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A request to vacate part of an alley between Van Dreff and Main streets was passed after a public hearing before the Salmon City Council’s March 2 meeting.

The request was made a few weeks ago by Steele Memorial Medical Clinic to clear the way for its new medical office building.

Interim Chief Executive Officer Abner King presented reasons for the request during the public hearing portion of the meeting. He said the vacation is not for the entire alley and only extends back to where there are other businesses. He said the alley never did go through to other properties because the old hospital used to stand on top it.

Mike England and his wife Esther are owners of adjoining properties and he spoke in favor of the vacation during the public comment portion of the hearing. There were no other speakers either for, against or neutral. After the hearing, the council passed a motion by Councilman Ken Hill to adopt Ordinance 16-814, read by title only, and allow a waiver of the three reading rule so that it could be passed immediately. The motion was unanimously approved.

During the evening’s Roundtable Discussion Mayor Leo Marshall informed the council it would not have to decide whether or not to write a letter of support requested by the city of Driggs, Idaho. The issue involved a proposed change in liquor licensing. Marshall said the letter he received from Driggs said that because the state legislature wanted to end its session as expediently as possible proponents have decided to introduce the liquor license legislation next year.

Councilmen Jim Bockelman and Russ Chinske focused their remarks on this year’s hockey season. Bockelman said it has been another successful year which is great for Salmon’s winter-time economy. He said he is proud of his past involvement with the program and proud of the Hockey Association. Chinske said that the last weekend in February there were over 200 skaters plus their friends and families in town for an Adult Tournament. He said the tournament was a great success, the weather was good and people had a lot of fun. Chinske quoted Hockey Association statistics that estimate hockey contributes $1.5 million seasonally to the local economy. Marshall commented that one business he knows is able to stay open year around thanks to hockey in the Winter.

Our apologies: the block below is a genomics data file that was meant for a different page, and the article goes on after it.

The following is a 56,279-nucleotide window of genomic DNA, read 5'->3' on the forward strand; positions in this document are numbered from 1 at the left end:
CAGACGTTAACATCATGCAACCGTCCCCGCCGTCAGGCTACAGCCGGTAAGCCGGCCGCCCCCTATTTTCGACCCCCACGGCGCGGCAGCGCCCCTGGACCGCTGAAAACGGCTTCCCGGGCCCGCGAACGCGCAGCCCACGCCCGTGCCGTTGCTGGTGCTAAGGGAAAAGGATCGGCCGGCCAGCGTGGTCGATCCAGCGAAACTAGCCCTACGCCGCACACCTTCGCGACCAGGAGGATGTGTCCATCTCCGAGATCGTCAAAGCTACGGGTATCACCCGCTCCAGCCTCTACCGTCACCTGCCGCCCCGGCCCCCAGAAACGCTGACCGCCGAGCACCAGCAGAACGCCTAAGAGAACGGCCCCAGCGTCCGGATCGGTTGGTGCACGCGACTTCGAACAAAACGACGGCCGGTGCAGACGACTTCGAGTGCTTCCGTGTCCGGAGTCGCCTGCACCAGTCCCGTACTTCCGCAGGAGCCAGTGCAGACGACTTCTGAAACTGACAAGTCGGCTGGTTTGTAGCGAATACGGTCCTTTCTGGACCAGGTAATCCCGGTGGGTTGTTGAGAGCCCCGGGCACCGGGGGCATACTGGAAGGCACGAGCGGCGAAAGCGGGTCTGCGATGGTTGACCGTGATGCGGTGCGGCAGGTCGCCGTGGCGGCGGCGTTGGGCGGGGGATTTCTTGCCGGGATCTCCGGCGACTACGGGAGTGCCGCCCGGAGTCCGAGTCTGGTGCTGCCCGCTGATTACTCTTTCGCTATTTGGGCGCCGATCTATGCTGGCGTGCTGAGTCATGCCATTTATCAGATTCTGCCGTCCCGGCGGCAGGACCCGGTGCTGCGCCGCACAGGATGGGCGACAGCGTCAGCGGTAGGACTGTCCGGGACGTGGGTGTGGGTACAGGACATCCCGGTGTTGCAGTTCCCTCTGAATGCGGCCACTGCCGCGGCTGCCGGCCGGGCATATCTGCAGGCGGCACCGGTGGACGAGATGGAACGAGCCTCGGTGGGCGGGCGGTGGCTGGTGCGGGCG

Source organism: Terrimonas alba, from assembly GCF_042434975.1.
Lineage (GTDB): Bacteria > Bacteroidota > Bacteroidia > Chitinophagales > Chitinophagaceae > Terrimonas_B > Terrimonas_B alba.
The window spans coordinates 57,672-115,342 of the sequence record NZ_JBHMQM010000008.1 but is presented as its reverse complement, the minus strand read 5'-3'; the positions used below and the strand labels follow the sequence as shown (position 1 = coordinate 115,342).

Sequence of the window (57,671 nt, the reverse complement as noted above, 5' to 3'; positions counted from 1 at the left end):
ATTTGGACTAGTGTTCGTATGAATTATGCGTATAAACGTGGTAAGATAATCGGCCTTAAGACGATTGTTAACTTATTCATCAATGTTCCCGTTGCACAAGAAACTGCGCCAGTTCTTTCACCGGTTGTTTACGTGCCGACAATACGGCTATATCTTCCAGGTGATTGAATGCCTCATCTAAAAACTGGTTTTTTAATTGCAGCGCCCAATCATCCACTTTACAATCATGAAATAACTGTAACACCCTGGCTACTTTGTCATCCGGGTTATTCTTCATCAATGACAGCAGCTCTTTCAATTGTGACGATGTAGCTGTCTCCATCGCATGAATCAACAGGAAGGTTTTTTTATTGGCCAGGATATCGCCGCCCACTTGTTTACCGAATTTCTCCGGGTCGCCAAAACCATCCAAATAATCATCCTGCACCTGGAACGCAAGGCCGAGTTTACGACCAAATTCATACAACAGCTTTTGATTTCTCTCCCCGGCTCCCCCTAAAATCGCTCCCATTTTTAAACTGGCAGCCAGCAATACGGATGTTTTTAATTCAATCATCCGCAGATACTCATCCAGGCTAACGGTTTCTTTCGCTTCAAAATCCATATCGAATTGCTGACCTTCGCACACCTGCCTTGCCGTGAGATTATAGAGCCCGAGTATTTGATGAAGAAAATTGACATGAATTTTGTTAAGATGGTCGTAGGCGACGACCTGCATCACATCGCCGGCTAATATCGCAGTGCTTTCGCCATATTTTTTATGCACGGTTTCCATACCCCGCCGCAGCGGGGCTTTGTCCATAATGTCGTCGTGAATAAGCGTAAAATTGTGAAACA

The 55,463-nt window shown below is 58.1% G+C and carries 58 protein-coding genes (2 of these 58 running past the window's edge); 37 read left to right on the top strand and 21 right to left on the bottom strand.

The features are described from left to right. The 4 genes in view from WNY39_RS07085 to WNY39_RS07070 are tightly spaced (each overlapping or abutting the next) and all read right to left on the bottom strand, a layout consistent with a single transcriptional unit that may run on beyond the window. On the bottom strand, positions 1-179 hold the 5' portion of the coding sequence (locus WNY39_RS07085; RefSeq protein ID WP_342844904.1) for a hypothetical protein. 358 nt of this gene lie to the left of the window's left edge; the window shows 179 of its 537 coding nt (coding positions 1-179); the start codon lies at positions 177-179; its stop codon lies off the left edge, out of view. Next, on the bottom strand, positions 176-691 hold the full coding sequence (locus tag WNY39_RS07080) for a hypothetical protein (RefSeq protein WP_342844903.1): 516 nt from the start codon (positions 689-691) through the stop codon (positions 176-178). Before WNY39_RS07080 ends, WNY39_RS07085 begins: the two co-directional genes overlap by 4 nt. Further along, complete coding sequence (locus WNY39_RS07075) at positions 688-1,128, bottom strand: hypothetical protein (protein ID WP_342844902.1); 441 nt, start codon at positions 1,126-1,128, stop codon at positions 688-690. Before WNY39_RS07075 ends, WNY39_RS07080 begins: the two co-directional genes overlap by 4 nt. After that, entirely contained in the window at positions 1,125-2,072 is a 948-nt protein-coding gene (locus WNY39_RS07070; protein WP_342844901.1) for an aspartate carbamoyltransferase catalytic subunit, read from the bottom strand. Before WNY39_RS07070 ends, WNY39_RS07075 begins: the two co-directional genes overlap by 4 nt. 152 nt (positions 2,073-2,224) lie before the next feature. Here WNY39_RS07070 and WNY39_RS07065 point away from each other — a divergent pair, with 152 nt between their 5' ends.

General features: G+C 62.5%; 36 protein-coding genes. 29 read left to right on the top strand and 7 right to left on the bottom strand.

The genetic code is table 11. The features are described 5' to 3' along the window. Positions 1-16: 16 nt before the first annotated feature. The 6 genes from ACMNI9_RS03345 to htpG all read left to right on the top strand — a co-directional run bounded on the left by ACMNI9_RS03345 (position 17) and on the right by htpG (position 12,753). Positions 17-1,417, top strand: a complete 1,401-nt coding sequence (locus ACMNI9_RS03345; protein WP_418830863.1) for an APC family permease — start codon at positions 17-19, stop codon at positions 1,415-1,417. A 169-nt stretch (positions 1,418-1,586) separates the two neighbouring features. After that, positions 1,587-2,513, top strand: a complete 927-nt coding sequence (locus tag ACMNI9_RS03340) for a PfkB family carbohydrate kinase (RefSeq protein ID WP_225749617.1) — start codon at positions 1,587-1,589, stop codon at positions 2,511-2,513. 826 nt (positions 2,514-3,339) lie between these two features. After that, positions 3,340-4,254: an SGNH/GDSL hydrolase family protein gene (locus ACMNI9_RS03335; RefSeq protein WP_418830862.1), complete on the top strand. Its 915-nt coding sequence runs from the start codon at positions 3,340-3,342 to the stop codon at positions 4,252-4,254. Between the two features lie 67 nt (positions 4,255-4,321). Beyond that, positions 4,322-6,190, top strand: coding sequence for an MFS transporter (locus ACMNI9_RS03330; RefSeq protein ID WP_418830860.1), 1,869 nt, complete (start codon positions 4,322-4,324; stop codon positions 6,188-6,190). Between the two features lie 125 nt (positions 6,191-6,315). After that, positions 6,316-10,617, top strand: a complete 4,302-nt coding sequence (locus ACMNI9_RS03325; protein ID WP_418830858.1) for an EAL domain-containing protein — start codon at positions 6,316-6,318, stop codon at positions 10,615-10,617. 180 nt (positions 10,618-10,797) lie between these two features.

The Local Option Tax, upon written request, helps fund the hockey program. LOT monies are based on a voter supported ordinance which decrees an extra fee be collected from visitors staying at local lodging facilities. Robert Dunlop is the owner of one those facilities and stated during the closing public comment opportunity of the evening that his campers don’t play hockey and apparently do not need a bridge because last year was the best year his business has had since the “bed tax” went into effect. He said LOT is teaching young people and others that they can dance without paying the fiddler. Dunlop said there should be an analysis on how much money is taken out of the town to get people into the town.

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